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MAY 2017

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ASSOCIATION OF THE MONTH The ultra-exciting programme features two rounds of the Superbike SuperGP Champions Trophy; circuit test rides involving a host of motorcycle manufacturers, among them HarleyDavidson, Suzuki, Honda, KTM, Yamaha and Indian; and even bigger and better pit garage activations which were such a hit last year. An accessories expo will have on display a variety of products from top industry players – all at the very best discounted festival prices – while at night, a FMX extravaganza will feature laser lights, music and death-defying tricks from the Monster Energy Flight Night team!

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APRIL 2017 -

31


RMI UPDATE

NADA & Sewells honour Businesses of the Year Retail motor dealerships intent on improving profitability have a great motivator in the NADA/Sewells-MSX International Business of the Year competition

F

ive motor franchises shared retail dealership honours in the recent 2016 Business of the Year (BOTY) competition organised by the National Automobile Dealers’ Association (NADA) and Sewells-MSX International. The awards presentation, held at the Kyalami Grand Prix Circuit and Conference Centre, saw dealerships representing Ford, General Motors, Mazda, Toyota and Volkswagen take overall wins from 21 finalists in five categories. Based on analysis of financial operating data submitted each month by more than 1 000 dealerships countrywide to Sewells MSX International SA – an outsourcing and consulting company which specialises in the automotive industry – the awards honoured retail outlets which best achieved on an annual basis.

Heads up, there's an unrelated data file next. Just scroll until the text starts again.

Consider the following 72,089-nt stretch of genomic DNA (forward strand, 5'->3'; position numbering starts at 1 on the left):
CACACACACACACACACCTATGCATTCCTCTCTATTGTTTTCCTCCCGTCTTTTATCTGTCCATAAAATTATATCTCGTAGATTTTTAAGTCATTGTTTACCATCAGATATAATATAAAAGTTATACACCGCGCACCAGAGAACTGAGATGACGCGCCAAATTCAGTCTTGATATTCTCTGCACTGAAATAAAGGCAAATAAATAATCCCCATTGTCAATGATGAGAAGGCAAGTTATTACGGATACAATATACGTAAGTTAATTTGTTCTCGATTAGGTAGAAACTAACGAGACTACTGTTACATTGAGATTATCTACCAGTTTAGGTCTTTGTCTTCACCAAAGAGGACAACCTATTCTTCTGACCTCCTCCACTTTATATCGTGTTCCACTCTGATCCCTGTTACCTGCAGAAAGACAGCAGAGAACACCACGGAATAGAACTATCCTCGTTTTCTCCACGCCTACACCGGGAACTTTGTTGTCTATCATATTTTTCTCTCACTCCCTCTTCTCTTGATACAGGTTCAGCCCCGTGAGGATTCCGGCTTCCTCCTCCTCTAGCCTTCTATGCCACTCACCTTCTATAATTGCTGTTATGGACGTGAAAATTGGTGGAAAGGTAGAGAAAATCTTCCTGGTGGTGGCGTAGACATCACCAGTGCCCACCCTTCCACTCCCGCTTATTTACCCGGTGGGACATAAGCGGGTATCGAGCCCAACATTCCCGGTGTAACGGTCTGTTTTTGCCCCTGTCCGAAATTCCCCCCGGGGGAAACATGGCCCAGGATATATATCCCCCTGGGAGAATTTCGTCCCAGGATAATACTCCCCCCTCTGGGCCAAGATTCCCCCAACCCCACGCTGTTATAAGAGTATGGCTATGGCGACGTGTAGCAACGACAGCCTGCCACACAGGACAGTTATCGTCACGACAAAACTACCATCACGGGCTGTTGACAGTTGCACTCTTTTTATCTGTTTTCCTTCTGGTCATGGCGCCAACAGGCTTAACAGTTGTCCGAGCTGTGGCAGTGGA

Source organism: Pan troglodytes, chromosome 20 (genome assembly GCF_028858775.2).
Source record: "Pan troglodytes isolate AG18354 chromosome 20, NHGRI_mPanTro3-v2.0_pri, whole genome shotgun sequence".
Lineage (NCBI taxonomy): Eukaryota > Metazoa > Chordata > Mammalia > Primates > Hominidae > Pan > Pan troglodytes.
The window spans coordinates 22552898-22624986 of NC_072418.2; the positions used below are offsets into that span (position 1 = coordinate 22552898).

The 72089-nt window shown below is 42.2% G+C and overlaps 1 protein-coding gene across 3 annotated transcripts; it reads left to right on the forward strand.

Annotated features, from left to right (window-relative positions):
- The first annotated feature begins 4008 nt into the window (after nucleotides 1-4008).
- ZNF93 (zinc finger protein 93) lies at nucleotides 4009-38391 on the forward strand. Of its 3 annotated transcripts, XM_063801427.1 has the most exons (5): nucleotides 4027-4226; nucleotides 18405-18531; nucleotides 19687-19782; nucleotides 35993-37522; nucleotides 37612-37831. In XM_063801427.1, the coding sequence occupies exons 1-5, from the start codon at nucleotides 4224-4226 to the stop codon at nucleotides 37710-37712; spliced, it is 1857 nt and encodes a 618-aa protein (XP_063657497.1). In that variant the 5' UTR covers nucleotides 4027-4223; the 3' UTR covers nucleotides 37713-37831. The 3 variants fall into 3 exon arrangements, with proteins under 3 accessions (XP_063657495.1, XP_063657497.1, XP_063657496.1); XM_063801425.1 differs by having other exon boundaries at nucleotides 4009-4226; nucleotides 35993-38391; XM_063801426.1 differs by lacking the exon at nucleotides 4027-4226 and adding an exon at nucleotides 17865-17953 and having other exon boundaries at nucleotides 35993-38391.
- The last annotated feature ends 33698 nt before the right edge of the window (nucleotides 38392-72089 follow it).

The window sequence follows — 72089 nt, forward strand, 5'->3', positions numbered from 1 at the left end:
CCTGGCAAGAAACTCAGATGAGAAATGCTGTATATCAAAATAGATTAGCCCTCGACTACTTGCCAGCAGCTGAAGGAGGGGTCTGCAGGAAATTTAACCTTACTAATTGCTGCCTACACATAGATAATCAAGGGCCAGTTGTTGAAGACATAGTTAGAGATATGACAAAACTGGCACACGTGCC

T

The presentation he majority ceremony of RMI marked Regional the 18th year Executive in which members the awards in the had been made Western andCape was supported – as well as by WesBank, retired TransUnion Executive Britehouse, members – Tracker, recently Gumtree, attended Henkel, a special iX, Seriti, Regional Africa Analytics Executive andMeeting Wilken Communications. at which they enjoyed lunch and exchanged Winner stories of of theyears Large gone Dealership by. of the Year category was McCarthy Toyota N1 at the gathering, thedealer picture shows: City,Taken Cape Town, under principal Back, left to right; Johan du Toit, Ray speech, Peter Vermaak. In his acceptance Matthews, Eduann Naude, Eric van der Vermaak used the Sewells Merwe, said Pieterhe du Plessis, Willem Burger, MRA Nicky model to Johnny identify to Pieter Thorpe, vanopportunities Niekerk, Chris Blom, improve Claassen, theCharles dealership’s Canning, performance Charles Baxter, in Johan Merwe, Dunn and Michael terms ofvan its der return onAbe operating assets. Meyer. Front: Jakkie Olivier, Ferose Oaten, Roy Bastick, Rod Hulley, Jock Wood and Joy Oldale